Several factors like multi-dimensional nature, the definition scale, and being covered with other concepts are influential upon the definition of social constancy. One of the methods for knowing social constancy’s definition is to investigate its relation with other factors of constancy, i.e, economics and ecosystem. This issue shows the multi-dimensional nature of social constancy. Although the nature of sustainable development is dynamic and complex, this trend makes a balance between political, economic, social, and Environmental aspects. Social constancy will also gain a multi-dimensional definition due to its dependent nature upon other aspects. Major emphasis is put on the Environmental aspect of constancy so far and naturalistic discussions have emphasized on more effective use of the resources and the great lake of natural resources, on the other hand, humanistic view pays attention to both ecosystem problems and humanely and his life quality. According to Jarvis et al 6 “social constancy generally focuses on the relation between people’s behavior and the built environment or the relationship between the individuals’ life chances and organic structures. This problem is vastly ignored in constancy arguments.” ( 6: 127). “The advantage of being multi- dimensional is that it makes a framework for comprehending how different policies influence in various situations. So the concept of social constancy totally depends on the political, social, economic, and environmental limitations and capacities in an area” ( 13: 5).

Chiu 3 has specified three typology of different from theoretician’s comprehension in relation to an understanding of various aspects of social stability. The first typology is: for an activity to be socially sustainable, it is necessary for it to keep or promote the existing social structures and values as social limitations of human existence. Every development which denies the pre-existing social values is not socially sustainable. According to Chiu 3, Mitlin & Satterthwaite (1996) view, this idea doesn’t provide sufficient freedom which is vital for reaching the social sustainable goals, and it seems that it accepts the existing social structures even if they don’t continue with long-term. The second and third view, which is introduced by Chiu, has been used as the theoretical basis of his studies in the social constancy of Housing in Hong-Kong. The second view is the naturalistic approach in which Chiu refers to social constancy as the “necessary social terms for providing ecological constancy.” The third view is the humanistic approach which emphasizes upon social union. Among all the three interpretations, the last one put the most emphasis on justice and social equality. According to Chiu ( 3: 65)” Fair distribution and consumption of resources and entities as well as balanced social relations and an acceptable quality of life are necessary for social constancy.” Those viewpoints are seen in Yiftchel and Hedgcock’s work (1993) in the analysis of citizen social constancy which emphasizes on three important issues of equality, social and citizen’s sense. They said: ” There are definitely other important social issues in the citizen area, but those three topics dealing with city development programming are superior.” ( 3: 140)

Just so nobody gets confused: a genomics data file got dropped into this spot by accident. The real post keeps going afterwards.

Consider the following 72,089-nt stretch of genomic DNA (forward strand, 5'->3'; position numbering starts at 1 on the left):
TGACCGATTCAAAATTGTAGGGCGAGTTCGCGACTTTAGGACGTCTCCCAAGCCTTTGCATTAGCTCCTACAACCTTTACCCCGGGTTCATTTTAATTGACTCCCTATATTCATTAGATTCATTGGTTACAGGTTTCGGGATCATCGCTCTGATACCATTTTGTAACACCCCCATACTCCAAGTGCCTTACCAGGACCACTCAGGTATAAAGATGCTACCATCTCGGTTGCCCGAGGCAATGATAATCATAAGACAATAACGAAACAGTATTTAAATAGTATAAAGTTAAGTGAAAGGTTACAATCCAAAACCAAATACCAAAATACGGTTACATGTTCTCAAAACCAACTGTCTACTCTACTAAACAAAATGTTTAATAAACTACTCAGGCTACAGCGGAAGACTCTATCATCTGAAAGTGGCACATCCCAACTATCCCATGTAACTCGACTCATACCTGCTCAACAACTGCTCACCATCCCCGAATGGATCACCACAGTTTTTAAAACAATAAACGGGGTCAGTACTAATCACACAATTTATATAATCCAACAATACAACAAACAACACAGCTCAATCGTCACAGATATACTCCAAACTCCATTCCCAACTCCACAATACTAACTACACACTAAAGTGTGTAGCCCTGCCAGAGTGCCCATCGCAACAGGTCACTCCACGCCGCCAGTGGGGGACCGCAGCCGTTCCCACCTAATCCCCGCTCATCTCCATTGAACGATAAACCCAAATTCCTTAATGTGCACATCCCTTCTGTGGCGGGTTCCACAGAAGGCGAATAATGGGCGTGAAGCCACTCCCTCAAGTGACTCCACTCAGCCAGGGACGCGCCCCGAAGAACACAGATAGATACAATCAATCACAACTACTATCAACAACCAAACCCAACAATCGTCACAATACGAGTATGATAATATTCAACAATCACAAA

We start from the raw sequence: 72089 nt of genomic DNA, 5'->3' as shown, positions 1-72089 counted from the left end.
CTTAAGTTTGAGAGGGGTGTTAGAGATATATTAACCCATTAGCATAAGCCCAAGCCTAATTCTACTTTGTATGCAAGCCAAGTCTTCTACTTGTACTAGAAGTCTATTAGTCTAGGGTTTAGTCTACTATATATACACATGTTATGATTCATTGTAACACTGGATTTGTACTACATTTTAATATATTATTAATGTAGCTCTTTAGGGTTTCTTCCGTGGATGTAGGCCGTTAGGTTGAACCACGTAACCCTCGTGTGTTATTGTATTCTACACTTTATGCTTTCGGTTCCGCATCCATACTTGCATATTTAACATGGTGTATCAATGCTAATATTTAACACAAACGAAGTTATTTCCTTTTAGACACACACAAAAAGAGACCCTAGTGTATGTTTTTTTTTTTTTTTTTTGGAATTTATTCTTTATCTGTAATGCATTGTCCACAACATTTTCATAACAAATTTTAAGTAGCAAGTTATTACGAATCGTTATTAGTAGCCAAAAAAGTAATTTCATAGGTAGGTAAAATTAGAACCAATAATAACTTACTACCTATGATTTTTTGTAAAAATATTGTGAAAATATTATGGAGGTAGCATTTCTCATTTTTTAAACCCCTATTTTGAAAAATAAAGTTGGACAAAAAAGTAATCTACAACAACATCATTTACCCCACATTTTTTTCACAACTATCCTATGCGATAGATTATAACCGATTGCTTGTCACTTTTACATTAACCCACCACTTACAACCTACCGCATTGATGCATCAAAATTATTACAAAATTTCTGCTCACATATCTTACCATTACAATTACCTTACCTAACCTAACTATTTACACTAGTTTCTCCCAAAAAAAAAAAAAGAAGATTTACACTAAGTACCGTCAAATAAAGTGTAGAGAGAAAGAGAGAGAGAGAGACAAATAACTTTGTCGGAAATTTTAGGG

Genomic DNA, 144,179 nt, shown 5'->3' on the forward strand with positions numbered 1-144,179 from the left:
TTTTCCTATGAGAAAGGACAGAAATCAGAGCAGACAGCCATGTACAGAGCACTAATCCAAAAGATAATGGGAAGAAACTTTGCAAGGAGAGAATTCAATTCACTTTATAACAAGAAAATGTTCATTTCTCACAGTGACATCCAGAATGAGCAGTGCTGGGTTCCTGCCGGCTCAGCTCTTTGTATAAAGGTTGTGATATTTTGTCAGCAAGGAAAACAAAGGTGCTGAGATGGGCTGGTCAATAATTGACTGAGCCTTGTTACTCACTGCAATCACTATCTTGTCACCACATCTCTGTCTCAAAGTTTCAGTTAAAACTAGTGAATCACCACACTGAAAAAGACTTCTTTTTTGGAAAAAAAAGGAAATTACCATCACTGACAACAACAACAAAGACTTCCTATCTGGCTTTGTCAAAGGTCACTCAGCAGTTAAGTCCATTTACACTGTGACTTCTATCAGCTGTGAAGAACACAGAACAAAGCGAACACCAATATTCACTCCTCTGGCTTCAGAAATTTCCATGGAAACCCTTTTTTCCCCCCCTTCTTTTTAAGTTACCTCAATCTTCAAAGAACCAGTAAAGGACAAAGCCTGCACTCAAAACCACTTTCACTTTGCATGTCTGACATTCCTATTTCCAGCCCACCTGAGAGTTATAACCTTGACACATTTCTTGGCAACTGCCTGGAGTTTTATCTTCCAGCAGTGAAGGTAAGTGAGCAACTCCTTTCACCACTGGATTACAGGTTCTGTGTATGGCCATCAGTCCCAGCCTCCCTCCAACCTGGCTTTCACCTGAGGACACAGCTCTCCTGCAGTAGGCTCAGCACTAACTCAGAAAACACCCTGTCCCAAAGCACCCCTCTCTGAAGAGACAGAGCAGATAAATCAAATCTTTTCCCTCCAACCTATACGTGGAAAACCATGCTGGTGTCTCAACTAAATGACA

However, the importance of considering social constancy as one of the most basic factors of sustainable development in recent years has caused the government to coordinate their political, economic, urban programs with this argument. Nevertheless, there is little agreement upon its definition. Polese and stren ( 17: 15-16) define social constancy in this way: “ A development, which is agreeable with the balanced perfection of social community, provides an environment for leading a kind of cumulative life that is agreeable with different social and cultural groups. On the other hand, such a development strengthens social unity by improving life quality among all social groups. “This definition views social constancy by the cumulative function of the society and the arguments related to each individual’s life quality. The classifications imply that some aspects of social constancy weigh more than the others on the basis of the type of initial, medium, and finite needs. Providing shelter is one of the early needs which are introduced by Maslow as well. Also the shelter’s size, its health, and the existence of services and initial constructions are the primary necessities of social constancy. During the next stage, neighborhood’s security and its social relations are focused upon. Paying attention to psychological and sentimental needs, sense of belonging and arrogance, being satisfied with the neighborhood, active participation, and a sense of responsibility at high ranks in order to reach social constancy must be considered. Each of the existing definitions of social constancy refers to one aspect of social constancy, but what we understand from the meaning of some definitions is the importance of the aspect related to the community’s role in development.